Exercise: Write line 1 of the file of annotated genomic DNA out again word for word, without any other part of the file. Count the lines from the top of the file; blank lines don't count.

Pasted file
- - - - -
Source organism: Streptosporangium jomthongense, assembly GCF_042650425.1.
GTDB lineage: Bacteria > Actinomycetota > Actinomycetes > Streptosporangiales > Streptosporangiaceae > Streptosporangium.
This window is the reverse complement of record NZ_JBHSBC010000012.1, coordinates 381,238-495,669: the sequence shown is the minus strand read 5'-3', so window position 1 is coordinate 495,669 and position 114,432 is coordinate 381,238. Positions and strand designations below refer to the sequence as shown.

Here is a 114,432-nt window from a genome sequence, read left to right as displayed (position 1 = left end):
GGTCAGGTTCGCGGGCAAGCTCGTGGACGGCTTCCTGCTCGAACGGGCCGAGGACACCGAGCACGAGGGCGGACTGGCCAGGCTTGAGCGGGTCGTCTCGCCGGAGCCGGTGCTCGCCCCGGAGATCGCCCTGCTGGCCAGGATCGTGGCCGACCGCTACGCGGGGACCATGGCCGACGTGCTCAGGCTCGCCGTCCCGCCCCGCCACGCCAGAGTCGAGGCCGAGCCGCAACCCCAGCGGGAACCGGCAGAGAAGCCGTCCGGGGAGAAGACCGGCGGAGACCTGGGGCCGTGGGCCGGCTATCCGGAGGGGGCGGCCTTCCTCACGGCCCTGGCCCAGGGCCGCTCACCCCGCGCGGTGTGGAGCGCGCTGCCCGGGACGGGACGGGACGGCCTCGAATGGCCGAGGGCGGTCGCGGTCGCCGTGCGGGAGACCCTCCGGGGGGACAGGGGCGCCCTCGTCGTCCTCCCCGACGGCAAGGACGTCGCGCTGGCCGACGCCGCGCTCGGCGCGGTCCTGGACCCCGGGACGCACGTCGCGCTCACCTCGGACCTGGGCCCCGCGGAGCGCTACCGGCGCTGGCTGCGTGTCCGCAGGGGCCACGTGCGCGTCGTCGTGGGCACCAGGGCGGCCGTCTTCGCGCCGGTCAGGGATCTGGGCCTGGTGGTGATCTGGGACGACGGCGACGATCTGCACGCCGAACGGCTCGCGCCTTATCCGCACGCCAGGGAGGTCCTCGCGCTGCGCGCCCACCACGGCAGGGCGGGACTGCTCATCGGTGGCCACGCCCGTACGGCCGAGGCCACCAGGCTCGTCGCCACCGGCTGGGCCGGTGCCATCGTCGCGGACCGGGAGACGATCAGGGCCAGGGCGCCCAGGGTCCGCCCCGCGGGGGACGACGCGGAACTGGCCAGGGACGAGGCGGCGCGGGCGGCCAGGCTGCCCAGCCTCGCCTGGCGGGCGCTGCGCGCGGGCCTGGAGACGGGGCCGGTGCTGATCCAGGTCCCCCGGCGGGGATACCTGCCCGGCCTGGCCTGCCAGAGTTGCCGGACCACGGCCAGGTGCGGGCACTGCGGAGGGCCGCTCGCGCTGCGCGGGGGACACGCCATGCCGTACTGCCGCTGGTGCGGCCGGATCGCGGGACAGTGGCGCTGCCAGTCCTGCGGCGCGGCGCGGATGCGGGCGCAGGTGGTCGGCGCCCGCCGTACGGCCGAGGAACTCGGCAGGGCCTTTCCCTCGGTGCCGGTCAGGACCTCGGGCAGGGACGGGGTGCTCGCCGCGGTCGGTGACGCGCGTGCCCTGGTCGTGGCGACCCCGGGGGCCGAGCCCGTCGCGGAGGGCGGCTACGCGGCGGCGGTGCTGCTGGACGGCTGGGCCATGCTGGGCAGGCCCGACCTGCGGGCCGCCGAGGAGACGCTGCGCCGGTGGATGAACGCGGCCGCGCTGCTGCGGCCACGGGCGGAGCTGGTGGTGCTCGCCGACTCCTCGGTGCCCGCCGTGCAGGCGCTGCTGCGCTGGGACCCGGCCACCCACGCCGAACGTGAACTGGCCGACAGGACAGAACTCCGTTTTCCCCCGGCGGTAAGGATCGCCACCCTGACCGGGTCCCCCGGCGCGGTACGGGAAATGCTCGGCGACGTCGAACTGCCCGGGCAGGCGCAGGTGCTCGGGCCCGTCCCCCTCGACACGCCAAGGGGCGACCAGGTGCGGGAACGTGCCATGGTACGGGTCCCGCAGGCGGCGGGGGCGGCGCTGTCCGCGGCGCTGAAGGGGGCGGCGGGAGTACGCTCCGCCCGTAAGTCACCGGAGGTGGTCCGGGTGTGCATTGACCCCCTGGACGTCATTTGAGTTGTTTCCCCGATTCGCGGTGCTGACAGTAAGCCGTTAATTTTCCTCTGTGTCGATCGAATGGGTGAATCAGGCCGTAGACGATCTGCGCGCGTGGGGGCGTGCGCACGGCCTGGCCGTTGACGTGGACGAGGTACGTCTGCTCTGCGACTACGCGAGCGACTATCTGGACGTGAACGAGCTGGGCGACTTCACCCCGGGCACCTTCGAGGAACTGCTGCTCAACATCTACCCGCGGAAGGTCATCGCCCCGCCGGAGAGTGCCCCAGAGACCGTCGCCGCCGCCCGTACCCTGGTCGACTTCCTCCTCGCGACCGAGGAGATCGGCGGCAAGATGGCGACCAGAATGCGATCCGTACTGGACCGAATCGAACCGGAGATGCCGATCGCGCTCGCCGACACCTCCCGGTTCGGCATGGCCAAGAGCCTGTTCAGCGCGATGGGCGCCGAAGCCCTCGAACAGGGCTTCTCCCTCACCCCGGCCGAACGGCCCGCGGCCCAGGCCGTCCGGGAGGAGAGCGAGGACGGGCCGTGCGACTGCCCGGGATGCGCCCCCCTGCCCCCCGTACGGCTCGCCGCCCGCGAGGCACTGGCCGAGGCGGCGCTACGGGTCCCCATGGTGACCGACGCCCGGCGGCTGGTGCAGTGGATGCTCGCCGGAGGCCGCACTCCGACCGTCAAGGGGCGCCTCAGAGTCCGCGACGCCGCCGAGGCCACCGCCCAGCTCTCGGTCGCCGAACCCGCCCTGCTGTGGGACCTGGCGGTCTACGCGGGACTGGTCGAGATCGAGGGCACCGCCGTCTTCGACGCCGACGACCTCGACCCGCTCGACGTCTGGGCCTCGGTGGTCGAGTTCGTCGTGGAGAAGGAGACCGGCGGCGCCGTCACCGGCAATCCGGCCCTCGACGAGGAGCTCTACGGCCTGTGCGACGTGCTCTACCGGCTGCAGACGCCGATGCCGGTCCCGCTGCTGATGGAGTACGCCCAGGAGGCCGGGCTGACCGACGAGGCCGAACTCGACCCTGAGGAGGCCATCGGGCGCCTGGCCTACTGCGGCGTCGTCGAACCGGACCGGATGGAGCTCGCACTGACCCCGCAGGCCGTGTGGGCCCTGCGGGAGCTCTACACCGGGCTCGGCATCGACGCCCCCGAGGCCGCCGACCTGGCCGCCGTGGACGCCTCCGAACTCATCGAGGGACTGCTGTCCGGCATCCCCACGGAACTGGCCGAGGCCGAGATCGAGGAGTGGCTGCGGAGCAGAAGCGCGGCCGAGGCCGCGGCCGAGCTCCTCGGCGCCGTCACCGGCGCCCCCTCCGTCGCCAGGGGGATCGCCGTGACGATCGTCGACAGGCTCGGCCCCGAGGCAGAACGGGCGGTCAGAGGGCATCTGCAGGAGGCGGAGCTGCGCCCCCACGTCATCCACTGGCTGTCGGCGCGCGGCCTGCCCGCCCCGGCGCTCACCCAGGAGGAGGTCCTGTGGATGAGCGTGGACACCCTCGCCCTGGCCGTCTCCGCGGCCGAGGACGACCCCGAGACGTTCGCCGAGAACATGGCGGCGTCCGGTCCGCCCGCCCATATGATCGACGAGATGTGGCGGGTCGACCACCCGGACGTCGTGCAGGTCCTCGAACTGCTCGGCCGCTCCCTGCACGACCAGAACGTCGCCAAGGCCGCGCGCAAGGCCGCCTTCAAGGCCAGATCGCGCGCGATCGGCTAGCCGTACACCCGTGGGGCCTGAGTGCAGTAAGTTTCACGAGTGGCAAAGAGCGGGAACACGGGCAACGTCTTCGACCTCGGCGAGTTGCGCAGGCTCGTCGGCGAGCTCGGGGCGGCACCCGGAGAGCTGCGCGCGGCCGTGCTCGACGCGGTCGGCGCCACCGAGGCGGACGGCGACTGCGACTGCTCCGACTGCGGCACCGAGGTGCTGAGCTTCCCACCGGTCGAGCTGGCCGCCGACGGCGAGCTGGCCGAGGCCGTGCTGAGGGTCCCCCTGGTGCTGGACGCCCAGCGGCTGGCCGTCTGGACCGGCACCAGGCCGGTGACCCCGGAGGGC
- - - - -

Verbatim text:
Source organism: Streptosporangium jomthongense, assembly GCF_042650425.1.